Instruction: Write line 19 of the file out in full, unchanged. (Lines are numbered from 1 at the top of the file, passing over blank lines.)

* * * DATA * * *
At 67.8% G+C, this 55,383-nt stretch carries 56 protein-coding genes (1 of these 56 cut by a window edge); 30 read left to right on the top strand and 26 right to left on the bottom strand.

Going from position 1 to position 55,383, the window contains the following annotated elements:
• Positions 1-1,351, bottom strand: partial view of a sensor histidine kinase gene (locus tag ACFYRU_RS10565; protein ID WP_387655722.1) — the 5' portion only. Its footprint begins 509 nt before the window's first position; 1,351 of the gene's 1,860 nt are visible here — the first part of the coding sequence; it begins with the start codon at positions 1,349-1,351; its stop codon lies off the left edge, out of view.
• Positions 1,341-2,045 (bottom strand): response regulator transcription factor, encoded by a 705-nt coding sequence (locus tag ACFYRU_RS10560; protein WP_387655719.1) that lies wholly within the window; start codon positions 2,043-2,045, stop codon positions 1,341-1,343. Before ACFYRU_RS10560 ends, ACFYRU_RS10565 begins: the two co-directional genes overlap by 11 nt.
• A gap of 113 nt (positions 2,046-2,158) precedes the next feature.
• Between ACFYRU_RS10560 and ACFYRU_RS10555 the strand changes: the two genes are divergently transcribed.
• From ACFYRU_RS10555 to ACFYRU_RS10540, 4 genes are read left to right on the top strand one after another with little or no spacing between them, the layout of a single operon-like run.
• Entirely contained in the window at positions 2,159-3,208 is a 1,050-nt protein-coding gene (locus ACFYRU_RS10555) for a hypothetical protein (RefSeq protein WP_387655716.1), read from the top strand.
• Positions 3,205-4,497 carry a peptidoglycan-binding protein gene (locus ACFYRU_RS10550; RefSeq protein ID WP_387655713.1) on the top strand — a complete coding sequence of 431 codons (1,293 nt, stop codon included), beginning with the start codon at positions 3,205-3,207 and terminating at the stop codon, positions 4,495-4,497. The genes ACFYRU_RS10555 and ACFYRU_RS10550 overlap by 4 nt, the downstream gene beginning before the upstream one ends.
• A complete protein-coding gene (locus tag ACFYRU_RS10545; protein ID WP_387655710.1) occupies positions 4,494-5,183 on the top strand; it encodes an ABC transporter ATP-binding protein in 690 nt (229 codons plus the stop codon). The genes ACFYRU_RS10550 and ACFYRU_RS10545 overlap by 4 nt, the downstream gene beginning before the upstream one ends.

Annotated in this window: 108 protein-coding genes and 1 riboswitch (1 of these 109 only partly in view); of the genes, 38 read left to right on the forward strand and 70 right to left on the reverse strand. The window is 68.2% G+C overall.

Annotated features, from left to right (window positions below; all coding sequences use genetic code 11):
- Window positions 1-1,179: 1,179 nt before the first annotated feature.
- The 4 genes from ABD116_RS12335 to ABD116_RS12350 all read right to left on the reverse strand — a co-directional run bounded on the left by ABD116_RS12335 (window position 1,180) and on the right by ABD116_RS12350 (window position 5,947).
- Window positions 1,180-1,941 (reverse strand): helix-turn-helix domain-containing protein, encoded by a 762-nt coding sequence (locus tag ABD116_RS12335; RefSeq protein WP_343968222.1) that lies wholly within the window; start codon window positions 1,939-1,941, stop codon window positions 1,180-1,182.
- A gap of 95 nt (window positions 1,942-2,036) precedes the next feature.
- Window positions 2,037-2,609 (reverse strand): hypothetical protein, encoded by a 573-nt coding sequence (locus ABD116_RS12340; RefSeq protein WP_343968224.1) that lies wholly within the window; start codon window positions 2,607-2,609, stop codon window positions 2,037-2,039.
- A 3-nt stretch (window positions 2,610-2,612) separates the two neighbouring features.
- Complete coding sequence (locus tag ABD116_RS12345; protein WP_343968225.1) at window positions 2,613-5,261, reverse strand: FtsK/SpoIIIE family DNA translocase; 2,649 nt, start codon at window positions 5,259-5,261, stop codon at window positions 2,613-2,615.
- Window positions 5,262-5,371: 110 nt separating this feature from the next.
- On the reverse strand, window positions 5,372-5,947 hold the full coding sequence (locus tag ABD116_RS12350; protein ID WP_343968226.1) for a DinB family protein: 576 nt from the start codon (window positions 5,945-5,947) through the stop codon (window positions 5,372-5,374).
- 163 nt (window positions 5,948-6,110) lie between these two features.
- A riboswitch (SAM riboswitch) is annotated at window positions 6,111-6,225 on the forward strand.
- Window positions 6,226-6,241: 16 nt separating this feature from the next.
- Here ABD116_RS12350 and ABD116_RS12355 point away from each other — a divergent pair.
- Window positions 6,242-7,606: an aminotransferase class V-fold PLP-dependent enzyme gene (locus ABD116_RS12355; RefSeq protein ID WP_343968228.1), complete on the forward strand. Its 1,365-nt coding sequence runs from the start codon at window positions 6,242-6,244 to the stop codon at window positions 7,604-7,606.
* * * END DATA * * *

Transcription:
- Complete coding sequence (locus tag ABD116_RS12345; protein WP_343968225.1) at window positions 2,613-5,261, reverse strand: FtsK/SpoIIIE family DNA translocase; 2,649 nt, start codon at window positions 5,259-5,261, stop codon at window positions 2,613-2,615.